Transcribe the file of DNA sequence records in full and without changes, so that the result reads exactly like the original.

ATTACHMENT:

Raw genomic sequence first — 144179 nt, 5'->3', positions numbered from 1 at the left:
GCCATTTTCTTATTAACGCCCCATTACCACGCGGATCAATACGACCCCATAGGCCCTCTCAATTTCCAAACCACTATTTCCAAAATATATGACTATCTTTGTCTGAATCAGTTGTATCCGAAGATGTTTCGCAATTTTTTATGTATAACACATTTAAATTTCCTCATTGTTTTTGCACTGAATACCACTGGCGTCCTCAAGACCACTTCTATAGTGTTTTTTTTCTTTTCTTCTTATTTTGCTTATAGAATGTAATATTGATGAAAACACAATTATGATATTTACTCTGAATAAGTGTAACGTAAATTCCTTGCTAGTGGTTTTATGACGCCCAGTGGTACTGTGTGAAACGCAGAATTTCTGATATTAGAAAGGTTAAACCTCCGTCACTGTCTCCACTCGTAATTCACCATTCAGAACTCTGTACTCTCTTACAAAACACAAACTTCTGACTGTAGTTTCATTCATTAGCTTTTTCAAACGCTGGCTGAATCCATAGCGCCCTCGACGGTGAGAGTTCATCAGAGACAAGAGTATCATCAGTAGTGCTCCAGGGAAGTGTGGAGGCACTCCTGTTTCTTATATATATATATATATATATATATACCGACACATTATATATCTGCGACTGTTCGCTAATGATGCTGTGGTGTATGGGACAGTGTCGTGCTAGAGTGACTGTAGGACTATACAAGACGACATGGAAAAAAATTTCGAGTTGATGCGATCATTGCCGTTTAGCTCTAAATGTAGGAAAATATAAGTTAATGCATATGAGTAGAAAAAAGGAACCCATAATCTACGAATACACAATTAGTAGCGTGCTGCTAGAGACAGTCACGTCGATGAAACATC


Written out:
Raw genomic sequence first — 144179 nt, 5'->3', positions numbered from 1 at the left:
GCCATTTTCTTATTAACGCCCCATTACCACGCGGATCAATACGACCCCATAGGCCCTCTCAATTTCCAAACCACTATTTCCAAAATATATGACTATCTTTGTCTGAATCAGTTGTATCCGAAGATGTTTCGCAATTTTTTATGTATAACACATTTAAATTTCCTCATTGTTTTTGCACTGAATACCACTGGCGTCCTCAAGACCACTTCTATAGTGTTTTTTTTCTTTTCTTCTTATTTTGCTTATAGAATGTAATATTGATGAAAACACAATTATGATATTTACTCTGAATAAGTGTAACGTAAATTCCTTGCTAGTGGTTTTATGACGCCCAGTGGTACTGTGTGAAACGCAGAATTTCTGATATTAGAAAGGTTAAACCTCCGTCACTGTCTCCACTCGTAATTCACCATTCAGAACTCTGTACTCTCTTACAAAACACAAACTTCTGACTGTAGTTTCATTCATTAGCTTTTTCAAACGCTGGCTGAATCCATAGCGCCCTCGACGGTGAGAGTTCATCAGAGACAAGAGTATCATCAGTAGTGCTCCAGGGAAGTGTGGAGGCACTCCTGTTTCTTATATATATATATATATATATATATACCGACACATTATATATCTGCGACTGTTCGCTAATGATGCTGTGGTGTATGGGACAGTGTCGTGCTAGAGTGACTGTAGGACTATACAAGACGACATGGAAAAAAATTTCGAGTTGATGCGATCATTGCCGTTTAGCTCTAAATGTAGGAAAATATAAGTTAATGCATATGAGTAGAAAAAAGGAACCCATAATCTACGAATACACAATTAGTAGCGTGCTGCTAGAGACAGTCACGTCGATGAAACATC